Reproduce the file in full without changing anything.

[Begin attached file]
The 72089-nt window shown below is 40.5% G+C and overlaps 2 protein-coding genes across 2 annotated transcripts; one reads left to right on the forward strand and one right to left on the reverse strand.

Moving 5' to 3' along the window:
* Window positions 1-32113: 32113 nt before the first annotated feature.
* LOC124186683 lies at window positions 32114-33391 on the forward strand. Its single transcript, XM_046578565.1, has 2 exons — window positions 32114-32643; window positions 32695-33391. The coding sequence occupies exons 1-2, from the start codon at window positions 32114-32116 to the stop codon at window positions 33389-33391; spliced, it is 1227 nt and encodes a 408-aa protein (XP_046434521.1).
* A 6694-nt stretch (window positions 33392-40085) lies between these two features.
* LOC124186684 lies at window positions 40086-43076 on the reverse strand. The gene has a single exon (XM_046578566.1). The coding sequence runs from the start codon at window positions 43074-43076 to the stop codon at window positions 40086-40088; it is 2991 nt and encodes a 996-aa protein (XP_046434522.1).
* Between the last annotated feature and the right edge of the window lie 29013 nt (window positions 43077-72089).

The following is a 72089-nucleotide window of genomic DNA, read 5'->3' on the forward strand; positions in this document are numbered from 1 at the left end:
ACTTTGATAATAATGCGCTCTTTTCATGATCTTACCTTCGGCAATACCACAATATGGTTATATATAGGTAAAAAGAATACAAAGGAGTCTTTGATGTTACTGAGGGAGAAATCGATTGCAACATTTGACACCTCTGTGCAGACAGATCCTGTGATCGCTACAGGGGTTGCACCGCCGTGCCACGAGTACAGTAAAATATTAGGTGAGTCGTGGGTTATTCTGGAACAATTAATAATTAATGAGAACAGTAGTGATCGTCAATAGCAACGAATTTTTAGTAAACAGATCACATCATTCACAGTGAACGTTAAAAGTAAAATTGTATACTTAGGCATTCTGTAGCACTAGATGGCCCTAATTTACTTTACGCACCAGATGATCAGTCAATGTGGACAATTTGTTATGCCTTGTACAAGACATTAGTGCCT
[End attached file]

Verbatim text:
The 72089-nt window shown below is 40.5% G+C and overlaps 2 protein-coding genes across 2 annotated transcripts; one reads left to right on the forward strand and one right to left on the reverse strand.

Moving 5' to 3' along the window:
* Window positions 1-32113: 32113 nt before the first annotated feature.
* LOC124186683 lies at window positions 32114-33391 on the forward strand. Its single transcript, XM_046578565.1, has 2 exons — window positions 32114-32643; window positions 32695-33391. The coding sequence occupies exons 1-2, from the start codon at window positions 32114-32116 to the stop codon at window positions 33389-33391; spliced, it is 1227 nt and encodes a 408-aa protein (XP_046434521.1).
* A 6694-nt stretch (window positions 33392-40085) lies between these two features.
* LOC124186684 lies at window positions 40086-43076 on the reverse strand. The gene has a single exon (XM_046578566.1). The coding sequence runs from the start codon at window positions 43074-43076 to the stop codon at window positions 40086-40088; it is 2991 nt and encodes a 996-aa protein (XP_046434522.1).
* Between the last annotated feature and the right edge of the window lie 29013 nt (window positions 43077-72089).

The following is a 72089-nucleotide window of genomic DNA, read 5'->3' on the forward strand; positions in this document are numbered from 1 at the left end:
ACTTTGATAATAATGCGCTCTTTTCATGATCTTACCTTCGGCAATACCACAATATGGTTATATATAGGTAAAAAGAATACAAAGGAGTCTTTGATGTTACTGAGGGAGAAATCGATTGCAACATTTGACACCTCTGTGCAGACAGATCCTGTGATCGCTACAGGGGTTGCACCGCCGTGCCACGAGTACAGTAAAATATTAGGTGAGTCGTGGGTTATTCTGGAACAATTAATAATTAATGAGAACAGTAGTGATCGTCAATAGCAACGAATTTTTAGTAAACAGATCACATCATTCACAGTGAACGTTAAAAGTAAAATTGTATACTTAGGCATTCTGTAGCACTAGATGGCCCTAATTTACTTTACGCACCAGATGATCAGTCAATGTGGACAATTTGTTATGCCTTGTACAAGACATTAGTGCCT